JW:     So far, my most successful work has been Sin Eater, an Urban (Paranormal) Fantasy serial I co-wrote with author P.K. Tyler. Marketing Sin Eater was my first real experience with advertising sites. Previously, I’d only used Goodreads ads and boosted Facebook ads. The conversion rates were dismal, but I think that was mostly because of poor timing on my part. When you have a new release coming out, you “blitz” a bunch of ads, lining them up so they work together to boost visibility. I’ve learned from personal experience that the hardest part of marketing is believing in your product (your book). I absolutely adore my co-author, and love everything I’ve read from her. Our editor was amazeballs. (Naomi Leadbeater. Y’all be sure to check her out.) And so I have the utmost confidence in Sin Eater. That, in and of itself, makes marketing it so much easier; I’m certain that what I’m advertising is a quality product. So the best thing authors can do to ensure their own personal success is to produce quality work. The rest will follow.

Jessica West 3

Sin Eater by P.K. Tyler and Jessica West – available now on Amazon

AB:      For new authors, what are the pros and cons of self-publishing versus using a publisher?

JW:     I’ve never worked with a traditional publisher, so I can’t speak to that experience. But I have worked with Booktrope as an editor. For authors, the biggest benefit of publishing with them is that you don’t have to pay any upfront costs. The down side is that you have to build your team of freelancers. I say that’s a down side, but really it doesn’t have to be. It all depends on how good you are at project management. They do have project managers, but it’s still up to the author to obtain the services of one and build the rest of their team. But here’s the thing about self-publishing: you are a project manager. You will either fill several roles, or you’ll hire someone to do the work. And if you can afford it, I would definitely recommend hiring a team of professionals to help you. Publishing isn’t just about the writing.

AB:     In your own opinion, when using a publisher, do new authors need an agent?

JW:     I have no experience with traditional publishers, but I do know that some traditional publishers will not accept queries from authors. For those publishers, you have to have a literary agent submit your work. My advice to authors who want to publish traditionally is to research the publishers you hope to submit to. Search for their submissions guidelines pages and read them closely and carefully. That will give you a good idea of what each publisher expects, and what you’ll have to do to meet those expectations.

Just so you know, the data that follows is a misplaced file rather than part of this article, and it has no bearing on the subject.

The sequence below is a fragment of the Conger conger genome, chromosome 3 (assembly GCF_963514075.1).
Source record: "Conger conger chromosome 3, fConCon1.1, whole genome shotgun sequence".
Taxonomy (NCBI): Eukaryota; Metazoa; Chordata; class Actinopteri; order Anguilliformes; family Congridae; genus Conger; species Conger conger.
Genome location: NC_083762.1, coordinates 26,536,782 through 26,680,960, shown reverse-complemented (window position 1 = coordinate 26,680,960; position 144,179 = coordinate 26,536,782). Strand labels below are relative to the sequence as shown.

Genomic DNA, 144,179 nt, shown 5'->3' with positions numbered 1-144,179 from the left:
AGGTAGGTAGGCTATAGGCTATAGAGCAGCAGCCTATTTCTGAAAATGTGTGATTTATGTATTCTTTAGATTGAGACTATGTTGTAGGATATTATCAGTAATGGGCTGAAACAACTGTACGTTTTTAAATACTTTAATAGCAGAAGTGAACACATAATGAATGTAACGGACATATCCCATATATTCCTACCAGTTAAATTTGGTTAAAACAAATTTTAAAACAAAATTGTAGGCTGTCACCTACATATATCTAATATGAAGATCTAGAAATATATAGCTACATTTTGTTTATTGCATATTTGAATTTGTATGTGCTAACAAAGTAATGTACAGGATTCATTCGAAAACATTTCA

AB:      For any book you self-published, where did you find your art? Did you use an artist you located yourself or did you purchase cover art available to authors?

JW:     I like DeviantArt. Sometimes you can find copyright-free works there. But do include a line on your copyright page with a link to the artist’s work. It’s just a nice thing to do. Pixabay also has a great deal of free art. These are typically okay for eBooks. But for print copies, you’ll need a photo that’s at least 300 dpi, and those free ones are usually 70 dpi. If you try to print those as covers, they’ll just look bad. So look for either high quality (at least 300 dpi) photos or commission a work. There are some surprisingly affordable options. Patreon is a good place to find artists. Nothing will ever be as good as something that’s custom made for you. But if money is tight and your budget only allows for $200 or less for the cover, consider some pre-made options. I like Rebecca Poole’s Dreams2Media covers. Mallory Rocks has some great options too, but hers tend to run a bit high.

AB:     Did you use an outside editor for your books? If you did use an editor, did you use more than one? Would you like to give your editing service a shout out for their great services?

JW:     My published works typically go through either a critique workshop or several beta readers before I get into the editing phase. So while it’s still in development (after the first draft is done but before “real” editing begins), I try to get as much feedback as possible. Then I go to editing. I recommend Pavarti K. Tyler for developmental edits and Naomi Leadbeater for content and copy edits. I like Elizabeth Darkley, I’ve had my eye on her for a while, but haven’t had a chance to use her services yet. (Would it surprise you to learn I haven’t even written my first novel, yet? 😉 ) I’ve worked with Ally Bishop, she’s good. I’ve heard good things from people I trust about Robb Grindstaff and Phillip Lee, so I’m confident in recommending them as well. Susan Kaye Quinn, who I’ve recently had the pleasure of working with, recommends Bryon Quertermous. I’ve researched him and would definitely consider working with him. I’ve heard good things about Crystal Wattanabe too, but I haven’t worked with her personally. There are a lot of good professionals out there, it’s just a matter of finding someone who offers the services you need at prices that fit your budget.

AB:       Where did you find trusted, experienced, beta readers, who would give you honest feedback on your book?